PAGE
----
Ex-worker says Stanford lavishly spent on projects

A former employee for Texas tycoon R. Allen Stanford testified Tuesday that the financier lavishly spent tens of millions of dollars to develop property and businesses on the Caribbean island nation of Antigua, one time replacing the hardwood floors at his bank because they weren't the right color.

Arnold Knoche, who worked 16 years in Stanford's real estate development company, testified Tuesday at the financier's fraud trial that his former boss spared no expense on such projects as a private airport hangar, cricket grounds, an athletic club, two airlines and a dock facility for his boat.

Prosecutors allege Stanford masterminded a fraud in which he bilked investors out of more than $7 billion in a massive Ponzi scheme centered on the sales of certificates of deposit from his bank in Antigua. Authorities allege he used depositors' money to fund his businesses, many of which failed, as well as his lavish billionaire lifestyle.

Stanford's attorneys contend the financier was a savvy businessman whose financial empire was legitimate. They have suggested James Davis, the ex-chief financial officer for the financier's company, is the real culprit behind the financial fraud. Davis has pleaded guilty in the case and is expected to be called by prosecutors this week.

Knoche said Stanford was partial to granite and marble finishes and that one time the financier replaced the hardwood floors in his bank in Antigua because he thought "they were too light a shade." Stanford had wanted all of his buildings in Antigua to have the same color hardwood floors, he said.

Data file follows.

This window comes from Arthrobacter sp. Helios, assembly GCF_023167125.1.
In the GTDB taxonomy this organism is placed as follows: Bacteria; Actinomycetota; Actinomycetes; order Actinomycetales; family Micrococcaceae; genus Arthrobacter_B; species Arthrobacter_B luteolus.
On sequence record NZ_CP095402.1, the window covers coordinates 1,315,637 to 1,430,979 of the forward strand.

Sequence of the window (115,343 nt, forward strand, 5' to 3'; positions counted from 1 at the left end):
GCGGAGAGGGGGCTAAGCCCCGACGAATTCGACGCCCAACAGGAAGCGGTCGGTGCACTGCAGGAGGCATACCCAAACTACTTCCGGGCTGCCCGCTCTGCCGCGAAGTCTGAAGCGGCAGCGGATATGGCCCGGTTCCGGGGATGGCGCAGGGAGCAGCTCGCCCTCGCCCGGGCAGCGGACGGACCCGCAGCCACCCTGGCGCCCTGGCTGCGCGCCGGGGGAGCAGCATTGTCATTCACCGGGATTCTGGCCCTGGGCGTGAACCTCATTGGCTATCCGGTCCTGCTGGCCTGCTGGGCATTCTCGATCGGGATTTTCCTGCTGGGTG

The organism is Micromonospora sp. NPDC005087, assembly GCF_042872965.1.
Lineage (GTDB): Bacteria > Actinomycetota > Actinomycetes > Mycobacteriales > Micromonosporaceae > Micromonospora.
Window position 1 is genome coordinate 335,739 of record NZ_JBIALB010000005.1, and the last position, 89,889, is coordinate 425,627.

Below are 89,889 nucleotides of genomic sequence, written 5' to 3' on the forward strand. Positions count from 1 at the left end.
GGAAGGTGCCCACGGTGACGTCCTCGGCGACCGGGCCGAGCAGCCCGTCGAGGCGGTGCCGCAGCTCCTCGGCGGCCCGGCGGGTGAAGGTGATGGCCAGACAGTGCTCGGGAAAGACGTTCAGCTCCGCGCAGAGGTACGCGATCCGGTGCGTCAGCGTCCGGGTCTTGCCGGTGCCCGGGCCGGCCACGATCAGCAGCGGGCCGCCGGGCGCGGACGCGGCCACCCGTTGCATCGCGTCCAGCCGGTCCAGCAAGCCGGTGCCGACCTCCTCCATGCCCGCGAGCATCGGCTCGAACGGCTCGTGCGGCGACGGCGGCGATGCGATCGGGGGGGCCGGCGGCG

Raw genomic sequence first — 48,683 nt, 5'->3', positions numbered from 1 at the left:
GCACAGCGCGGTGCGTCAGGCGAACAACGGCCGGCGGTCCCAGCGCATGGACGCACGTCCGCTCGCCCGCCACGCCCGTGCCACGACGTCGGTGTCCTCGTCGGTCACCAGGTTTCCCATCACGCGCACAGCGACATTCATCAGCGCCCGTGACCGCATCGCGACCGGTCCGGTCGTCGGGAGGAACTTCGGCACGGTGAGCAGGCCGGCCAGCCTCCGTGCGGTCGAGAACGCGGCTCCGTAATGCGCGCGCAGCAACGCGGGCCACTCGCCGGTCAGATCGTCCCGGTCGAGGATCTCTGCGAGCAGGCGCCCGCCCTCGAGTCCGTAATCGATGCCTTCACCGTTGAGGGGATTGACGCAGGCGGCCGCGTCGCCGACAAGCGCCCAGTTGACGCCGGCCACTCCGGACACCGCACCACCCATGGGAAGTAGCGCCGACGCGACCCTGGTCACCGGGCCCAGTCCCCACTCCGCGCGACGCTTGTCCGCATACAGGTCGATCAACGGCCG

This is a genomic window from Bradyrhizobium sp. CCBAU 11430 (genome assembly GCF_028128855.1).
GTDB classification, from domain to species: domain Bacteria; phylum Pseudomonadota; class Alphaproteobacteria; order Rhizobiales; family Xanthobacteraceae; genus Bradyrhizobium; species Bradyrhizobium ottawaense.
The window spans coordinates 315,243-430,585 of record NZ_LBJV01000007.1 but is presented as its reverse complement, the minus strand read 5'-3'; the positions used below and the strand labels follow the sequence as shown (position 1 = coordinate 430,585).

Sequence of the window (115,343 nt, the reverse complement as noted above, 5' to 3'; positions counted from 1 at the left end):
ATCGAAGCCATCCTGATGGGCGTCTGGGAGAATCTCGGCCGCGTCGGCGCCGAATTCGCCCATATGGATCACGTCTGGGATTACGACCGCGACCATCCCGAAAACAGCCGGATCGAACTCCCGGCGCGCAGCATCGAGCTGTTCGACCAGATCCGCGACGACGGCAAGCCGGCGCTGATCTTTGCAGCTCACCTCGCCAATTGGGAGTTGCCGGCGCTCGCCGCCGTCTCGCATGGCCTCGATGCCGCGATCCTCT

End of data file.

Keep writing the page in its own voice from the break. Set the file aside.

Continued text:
"He was very upset. He said, 'This shouldn't have happened,'" Knoche said.

Knoche, who eventually became president of Stanford's real estate development company, said he grew concerned about where the money came from for these construction projects, which were very expensive because they were built quickly and most of the materials for them had to be brought from outside the island.

Knoche said he stopped asking Stanford about the source of the money because he "refused to provide information."

"It seemed there had to be some limit to how much money he had," he said.

But when questioned by Robert Scardino, one of Stanford's attorneys, Knoche said any concerns he had about the source of Stanford's funding did not prompt him to quit. Knoche said he left Stanford's company in 2003 because he was traveling too much for work.

"What he built there improved the island considerably?" Scardino asked.

"Yes," Knoche responded.

In a video shown to jurors, Stanford could be seen talking to staffers about how he was willing to "spend millions and millions of dollars" to develop Antigua so he could create an environment that would "literally blow away" potential investors his company flew on corporate jets to the island nation.

"We are growing our business with high net worth people and high net worth people are not easily impressed," Stanford said in the video. Prosecutors did not say when the video was taken.

Stanford is on trial for 14 counts, including mail and wire fraud, and faces up to 20 years in prison if convicted. He was once considered one of the United States' wealthiest people, with an estimated net worth of more than $2 billion. He's been jailed without bond since being indicted in 2009.

Testimony was to resume on Wednesday.